USS adopted new Voting Rules for Political Statements and Budget Requests in November 2008. These rules are intended to assure that USS passes policies supported by a large consensus of the Senators. In practice, the rules ensure that most important measures must pass a nearly unanimous vote.
To ensure this supermajority, an absolute vote of: 75% of all qualified members is required to pass an amendment; 60% of all qualified members is required to pass a special motion; and 51% of all qualified members is required to pass a regular motion. This is not just a majority of those at a meeting–it is a majority of all Senators, whether present or not. If not enough Senators are present, the USS President is instructed to email them for their votes as explained below.
Most proposals brought by students will be Special Motions. Special motions include: Political statements, changes to an established annual or semester budget, or funding proposals when no established budget exists. (All other proposals, such as internal senate policies, or action on student issues, are regular motions.)
To pass a Special Motion (e.g. for Political Statements, or Funding Requests), following debate on the Motion, a vote will be taken. Only elected Senators may vote. Passing a Special Motion requires a 60% vote of all Senators whether present at a meeting or not — this currently requires 11 yes votes from Senators. If there are not 11 yes votes present at the meeting, absent members may add their votes to the vote tally within 48 hours of the end of the meeting. In that case, USS minutes report that said Senators “voted by internet.” (“Proxy voting” was eliminated, since Senators may now vote afterward if their votes are required.)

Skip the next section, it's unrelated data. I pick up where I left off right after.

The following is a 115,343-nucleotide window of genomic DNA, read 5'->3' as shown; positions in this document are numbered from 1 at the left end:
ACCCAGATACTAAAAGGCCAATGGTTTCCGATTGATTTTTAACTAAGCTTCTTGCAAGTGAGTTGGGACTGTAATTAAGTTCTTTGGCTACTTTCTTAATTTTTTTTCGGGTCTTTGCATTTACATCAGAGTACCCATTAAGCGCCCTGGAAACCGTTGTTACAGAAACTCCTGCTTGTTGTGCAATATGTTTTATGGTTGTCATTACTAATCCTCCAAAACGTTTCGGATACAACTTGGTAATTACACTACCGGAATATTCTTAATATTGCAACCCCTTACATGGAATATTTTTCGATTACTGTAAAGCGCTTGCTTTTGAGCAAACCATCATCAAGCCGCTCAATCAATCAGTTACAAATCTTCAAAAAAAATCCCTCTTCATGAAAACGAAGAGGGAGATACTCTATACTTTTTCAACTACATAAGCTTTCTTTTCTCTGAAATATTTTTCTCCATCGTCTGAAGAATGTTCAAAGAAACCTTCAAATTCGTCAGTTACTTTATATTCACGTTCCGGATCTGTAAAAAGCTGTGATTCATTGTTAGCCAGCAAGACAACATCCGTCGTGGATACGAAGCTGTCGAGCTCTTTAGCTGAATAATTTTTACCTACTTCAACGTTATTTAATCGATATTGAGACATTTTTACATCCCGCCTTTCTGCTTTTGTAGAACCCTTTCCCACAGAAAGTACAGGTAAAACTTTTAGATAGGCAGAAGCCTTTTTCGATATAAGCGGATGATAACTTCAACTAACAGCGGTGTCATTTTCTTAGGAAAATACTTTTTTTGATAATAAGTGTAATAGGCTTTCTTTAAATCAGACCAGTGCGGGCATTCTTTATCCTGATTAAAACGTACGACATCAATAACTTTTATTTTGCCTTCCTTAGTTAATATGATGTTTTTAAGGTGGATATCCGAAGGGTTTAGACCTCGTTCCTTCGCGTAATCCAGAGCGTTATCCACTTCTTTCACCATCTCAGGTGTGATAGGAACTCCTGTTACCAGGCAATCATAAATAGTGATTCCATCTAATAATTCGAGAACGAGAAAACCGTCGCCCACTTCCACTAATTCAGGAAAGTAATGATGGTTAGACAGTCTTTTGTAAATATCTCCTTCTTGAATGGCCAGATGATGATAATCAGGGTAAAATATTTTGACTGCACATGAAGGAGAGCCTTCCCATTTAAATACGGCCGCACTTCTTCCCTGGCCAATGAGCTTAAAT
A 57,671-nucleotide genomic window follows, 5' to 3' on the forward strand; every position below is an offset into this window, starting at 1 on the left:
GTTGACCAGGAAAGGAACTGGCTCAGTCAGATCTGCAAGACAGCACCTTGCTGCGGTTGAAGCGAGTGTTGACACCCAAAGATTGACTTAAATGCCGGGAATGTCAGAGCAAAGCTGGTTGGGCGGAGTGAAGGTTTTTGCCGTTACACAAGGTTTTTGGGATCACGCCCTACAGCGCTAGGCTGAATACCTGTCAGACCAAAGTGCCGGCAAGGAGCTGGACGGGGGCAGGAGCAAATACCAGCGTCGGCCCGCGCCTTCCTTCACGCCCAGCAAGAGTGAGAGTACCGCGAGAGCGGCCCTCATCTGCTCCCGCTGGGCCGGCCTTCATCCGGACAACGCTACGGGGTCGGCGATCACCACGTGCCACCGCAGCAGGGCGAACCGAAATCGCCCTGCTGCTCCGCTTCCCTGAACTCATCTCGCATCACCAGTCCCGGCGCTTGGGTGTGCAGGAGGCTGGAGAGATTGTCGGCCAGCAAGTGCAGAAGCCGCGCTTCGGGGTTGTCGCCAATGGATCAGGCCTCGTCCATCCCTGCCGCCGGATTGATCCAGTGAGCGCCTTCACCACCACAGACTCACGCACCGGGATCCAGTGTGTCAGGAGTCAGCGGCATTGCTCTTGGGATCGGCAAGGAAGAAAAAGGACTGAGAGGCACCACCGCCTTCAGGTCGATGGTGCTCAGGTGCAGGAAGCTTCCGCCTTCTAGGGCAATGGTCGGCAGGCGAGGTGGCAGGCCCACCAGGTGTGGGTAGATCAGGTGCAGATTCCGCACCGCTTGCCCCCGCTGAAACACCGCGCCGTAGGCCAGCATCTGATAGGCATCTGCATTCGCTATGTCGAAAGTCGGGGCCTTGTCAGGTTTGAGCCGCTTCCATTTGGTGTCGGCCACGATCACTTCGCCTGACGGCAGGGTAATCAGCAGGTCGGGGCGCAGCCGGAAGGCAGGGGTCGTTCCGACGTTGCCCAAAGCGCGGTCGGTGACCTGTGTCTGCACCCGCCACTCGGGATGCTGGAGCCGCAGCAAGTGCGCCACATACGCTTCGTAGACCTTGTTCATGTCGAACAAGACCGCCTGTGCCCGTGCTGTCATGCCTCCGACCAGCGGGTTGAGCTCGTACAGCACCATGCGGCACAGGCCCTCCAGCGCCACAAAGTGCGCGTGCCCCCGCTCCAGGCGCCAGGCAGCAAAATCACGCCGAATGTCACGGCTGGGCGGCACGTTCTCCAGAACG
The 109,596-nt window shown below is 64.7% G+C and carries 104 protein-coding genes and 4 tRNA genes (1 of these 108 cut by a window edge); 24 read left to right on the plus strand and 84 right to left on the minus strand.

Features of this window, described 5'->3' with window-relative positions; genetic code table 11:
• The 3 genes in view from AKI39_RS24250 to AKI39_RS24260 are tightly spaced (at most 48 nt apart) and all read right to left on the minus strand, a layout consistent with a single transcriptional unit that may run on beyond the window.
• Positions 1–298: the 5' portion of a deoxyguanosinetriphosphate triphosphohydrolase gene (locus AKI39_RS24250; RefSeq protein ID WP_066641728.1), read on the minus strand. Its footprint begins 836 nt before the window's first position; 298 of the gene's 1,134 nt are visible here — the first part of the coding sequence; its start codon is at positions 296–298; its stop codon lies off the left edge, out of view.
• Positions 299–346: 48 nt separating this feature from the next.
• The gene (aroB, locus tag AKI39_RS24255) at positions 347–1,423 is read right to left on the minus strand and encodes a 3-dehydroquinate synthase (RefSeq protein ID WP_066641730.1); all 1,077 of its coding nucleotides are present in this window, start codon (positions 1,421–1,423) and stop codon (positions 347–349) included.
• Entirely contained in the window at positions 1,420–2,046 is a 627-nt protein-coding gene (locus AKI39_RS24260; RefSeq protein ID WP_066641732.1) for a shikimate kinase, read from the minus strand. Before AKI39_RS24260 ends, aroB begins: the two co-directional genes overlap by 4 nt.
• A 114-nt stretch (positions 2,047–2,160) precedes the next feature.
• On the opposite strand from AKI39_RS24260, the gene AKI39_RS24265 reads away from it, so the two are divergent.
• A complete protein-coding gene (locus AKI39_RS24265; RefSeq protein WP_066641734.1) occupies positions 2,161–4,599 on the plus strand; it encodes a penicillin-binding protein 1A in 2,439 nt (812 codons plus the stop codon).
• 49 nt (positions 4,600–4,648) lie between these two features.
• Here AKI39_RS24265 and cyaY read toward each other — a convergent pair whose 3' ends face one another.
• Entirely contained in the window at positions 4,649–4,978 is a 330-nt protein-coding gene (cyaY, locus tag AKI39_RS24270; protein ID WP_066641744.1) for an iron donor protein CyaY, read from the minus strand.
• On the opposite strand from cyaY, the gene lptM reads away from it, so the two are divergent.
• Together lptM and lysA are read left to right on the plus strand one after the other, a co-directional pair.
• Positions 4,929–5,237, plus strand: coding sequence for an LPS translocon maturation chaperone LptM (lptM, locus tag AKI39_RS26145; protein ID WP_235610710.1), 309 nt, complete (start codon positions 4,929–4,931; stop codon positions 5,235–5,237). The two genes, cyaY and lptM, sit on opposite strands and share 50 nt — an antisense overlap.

Since quorum was eliminated and passage now requires 60% of all Qualified Members to vote, USS needed a procedure to suspend members who routinely do not participate in Senate affairs; otherwise it would not be possible to pass anything. Therefore, the new rules specify that USS may suspend a Senator from the Qualified Voter Total for voting purposes if the member misses three consecutive USS meetings. This does not expel them from the Senate, because suspended members will be reinstated to the total if they subsequently attend a meeting.
These rules were adopted as an amendment in November 2008 and became USS Constitution Article XII.